Sunday, February 14, 2016

Sermon of the day

Movement is not necessarily progress. More important than your obligation to follow your conscience, or at least prior to it, is your obligation to form your conscience correctly. Nobody — remember this — neither Hitler, nor Lenin, nor any despot you could name, ever came forward with a proposal that read, ‘Now, let’s create a really oppressive and evil society.’ Hitler said, ‘Let’s take the means necessary to restore our national pride and civic order.’ And Lenin said, ‘Let’s take the means necessary to assure a fair distribution of the goods of the world.’
“In short, it is your responsibility, men and women of the class of 2010, not just to be zealous in the pursuit of your ideals, but to be sure that your ideals are the right ones. That is perhaps the hardest part of being a good human being: Good intentions are not enough. Being a good person begins with being a wise person. Then, when you follow your conscience, will you be headed in the right direction.”
Excerpted from Justice Antonin Scalia’s commencement address at Langley High School, in Virginia, where his granddaughter was graduating in June of 2010.

headsup Instapundit 

two comments:
One, this is consistent with natural law theory. Too often people just say "it's my conscience" but forget that some people don't have a conscience, or are influenced by society and those around them to be blind to what is right and wrong. (Slavery was an example, as were the Jim Crow laws).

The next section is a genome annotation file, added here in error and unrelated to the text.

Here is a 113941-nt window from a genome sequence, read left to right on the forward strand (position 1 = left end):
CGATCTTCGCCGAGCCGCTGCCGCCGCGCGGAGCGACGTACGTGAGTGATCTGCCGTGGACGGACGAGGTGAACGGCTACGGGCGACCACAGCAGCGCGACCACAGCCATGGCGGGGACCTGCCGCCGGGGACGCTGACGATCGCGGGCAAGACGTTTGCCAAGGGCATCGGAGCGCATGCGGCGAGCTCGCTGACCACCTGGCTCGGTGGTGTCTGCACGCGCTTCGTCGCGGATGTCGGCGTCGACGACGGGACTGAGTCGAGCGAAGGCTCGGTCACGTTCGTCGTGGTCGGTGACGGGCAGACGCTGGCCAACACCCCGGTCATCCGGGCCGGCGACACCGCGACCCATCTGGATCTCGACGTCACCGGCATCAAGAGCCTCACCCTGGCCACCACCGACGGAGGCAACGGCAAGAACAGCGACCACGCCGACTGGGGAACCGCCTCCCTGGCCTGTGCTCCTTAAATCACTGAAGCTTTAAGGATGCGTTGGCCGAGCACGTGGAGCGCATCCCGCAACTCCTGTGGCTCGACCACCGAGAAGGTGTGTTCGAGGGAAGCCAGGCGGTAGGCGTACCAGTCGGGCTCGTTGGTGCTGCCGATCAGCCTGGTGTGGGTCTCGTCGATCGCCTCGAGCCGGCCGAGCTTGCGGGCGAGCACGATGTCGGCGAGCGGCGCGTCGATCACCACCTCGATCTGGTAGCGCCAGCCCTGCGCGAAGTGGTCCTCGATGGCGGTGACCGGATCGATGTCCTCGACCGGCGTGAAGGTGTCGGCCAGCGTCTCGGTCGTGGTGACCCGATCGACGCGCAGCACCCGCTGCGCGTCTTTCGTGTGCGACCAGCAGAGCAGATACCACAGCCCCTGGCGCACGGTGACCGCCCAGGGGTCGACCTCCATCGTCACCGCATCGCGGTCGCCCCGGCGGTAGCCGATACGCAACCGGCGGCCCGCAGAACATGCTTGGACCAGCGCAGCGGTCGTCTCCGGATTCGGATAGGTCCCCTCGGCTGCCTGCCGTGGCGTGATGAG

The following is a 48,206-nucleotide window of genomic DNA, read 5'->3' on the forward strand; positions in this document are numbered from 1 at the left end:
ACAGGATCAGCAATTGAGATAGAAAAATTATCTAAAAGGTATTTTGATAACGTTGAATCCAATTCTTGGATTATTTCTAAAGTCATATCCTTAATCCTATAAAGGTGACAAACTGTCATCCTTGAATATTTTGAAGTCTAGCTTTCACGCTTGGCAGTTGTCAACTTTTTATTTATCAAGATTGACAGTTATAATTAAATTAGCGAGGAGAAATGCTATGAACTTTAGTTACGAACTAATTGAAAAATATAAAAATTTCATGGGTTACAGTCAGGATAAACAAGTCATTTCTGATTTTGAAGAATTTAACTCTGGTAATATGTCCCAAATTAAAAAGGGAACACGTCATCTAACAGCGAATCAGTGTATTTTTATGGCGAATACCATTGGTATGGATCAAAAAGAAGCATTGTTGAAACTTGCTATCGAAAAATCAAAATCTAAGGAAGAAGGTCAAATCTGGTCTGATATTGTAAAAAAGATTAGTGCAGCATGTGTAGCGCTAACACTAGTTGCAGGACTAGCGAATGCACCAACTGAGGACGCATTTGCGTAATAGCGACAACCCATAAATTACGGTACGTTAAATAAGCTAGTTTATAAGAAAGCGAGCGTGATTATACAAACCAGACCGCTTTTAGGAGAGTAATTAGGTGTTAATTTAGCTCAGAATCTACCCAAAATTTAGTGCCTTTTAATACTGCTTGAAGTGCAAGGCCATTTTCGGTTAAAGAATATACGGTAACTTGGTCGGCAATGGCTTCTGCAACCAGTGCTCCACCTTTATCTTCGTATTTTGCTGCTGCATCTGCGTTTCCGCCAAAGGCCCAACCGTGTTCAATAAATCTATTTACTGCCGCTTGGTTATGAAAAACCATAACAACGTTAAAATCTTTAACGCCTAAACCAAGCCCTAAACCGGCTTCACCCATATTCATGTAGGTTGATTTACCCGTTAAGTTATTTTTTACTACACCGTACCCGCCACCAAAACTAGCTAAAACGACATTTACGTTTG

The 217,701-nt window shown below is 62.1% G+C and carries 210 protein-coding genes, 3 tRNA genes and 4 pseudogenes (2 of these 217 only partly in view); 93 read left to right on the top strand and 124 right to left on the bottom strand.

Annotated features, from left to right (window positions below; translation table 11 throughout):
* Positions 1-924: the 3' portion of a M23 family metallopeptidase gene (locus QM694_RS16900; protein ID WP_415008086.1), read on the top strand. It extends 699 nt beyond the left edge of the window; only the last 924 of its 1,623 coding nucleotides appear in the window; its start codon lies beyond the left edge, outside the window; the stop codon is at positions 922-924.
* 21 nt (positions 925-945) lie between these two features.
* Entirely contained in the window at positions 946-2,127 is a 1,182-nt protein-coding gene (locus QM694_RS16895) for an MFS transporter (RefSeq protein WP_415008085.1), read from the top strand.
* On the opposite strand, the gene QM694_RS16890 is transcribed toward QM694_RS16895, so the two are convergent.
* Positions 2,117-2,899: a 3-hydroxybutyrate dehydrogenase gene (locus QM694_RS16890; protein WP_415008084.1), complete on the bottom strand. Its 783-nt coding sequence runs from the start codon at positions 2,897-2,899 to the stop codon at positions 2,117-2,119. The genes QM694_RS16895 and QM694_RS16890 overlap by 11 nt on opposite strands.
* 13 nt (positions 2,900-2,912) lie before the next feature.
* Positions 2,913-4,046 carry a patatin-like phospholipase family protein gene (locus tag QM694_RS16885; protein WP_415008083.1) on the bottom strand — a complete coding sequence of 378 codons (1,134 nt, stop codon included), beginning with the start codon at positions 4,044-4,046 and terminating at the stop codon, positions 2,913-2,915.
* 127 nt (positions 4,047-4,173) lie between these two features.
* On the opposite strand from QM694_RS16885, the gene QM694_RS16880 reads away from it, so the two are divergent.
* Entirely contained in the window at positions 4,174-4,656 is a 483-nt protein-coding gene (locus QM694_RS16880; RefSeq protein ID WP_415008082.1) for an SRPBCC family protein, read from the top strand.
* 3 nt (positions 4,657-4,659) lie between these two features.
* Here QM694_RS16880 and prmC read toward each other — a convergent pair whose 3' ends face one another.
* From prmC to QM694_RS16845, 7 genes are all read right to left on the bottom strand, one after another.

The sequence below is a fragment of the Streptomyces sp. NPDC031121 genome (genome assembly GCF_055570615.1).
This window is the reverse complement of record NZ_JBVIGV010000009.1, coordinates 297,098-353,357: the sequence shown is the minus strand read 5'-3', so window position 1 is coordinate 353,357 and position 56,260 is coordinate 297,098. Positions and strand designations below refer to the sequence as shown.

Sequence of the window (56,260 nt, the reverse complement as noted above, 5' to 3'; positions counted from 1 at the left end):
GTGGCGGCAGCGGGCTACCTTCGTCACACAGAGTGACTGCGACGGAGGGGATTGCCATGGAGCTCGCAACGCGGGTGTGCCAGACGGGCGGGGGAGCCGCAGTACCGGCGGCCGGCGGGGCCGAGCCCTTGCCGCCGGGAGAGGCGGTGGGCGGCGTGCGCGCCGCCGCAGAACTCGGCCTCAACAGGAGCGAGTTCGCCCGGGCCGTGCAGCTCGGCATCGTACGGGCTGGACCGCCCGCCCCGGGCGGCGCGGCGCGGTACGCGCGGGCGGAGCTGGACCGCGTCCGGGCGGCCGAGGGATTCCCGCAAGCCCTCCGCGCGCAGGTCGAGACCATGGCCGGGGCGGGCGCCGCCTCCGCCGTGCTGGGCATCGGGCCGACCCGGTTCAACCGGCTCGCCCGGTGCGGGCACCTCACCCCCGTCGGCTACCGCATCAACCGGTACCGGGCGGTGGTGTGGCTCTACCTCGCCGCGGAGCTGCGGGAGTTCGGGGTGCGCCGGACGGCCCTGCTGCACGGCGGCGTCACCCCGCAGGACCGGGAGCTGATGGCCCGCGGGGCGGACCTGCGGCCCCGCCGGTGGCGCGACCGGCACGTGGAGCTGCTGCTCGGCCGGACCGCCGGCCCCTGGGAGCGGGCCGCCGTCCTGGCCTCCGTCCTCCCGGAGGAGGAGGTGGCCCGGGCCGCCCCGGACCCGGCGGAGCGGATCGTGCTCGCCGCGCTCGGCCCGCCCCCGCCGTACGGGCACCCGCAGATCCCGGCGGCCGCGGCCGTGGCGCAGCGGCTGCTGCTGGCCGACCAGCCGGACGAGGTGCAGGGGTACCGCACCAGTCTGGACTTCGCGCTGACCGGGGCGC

Two: Comment by GHReynolds in USATODAY
 on how Scalia opposed the courts making laws.

The virtue of a democratic system with a First Amendment is that it readily enables the people, over time, to be persuaded that what they took for granted is not so, and to change their laws accordingly. That system is destroyed if the smug assurances of each age are removed from the democratic process and written into the Constitution. So to counterbalance the Court's criticism of our ancestors, let me say a word in their praise: they left us free to change. The same cannot be said of this most illiberal Court, which has embarked on a course of inscribing one after another of the current preferences of the society (and in some cases only the counter-majoritarian preferences of the society's law-trained elite) into our Basic Law."

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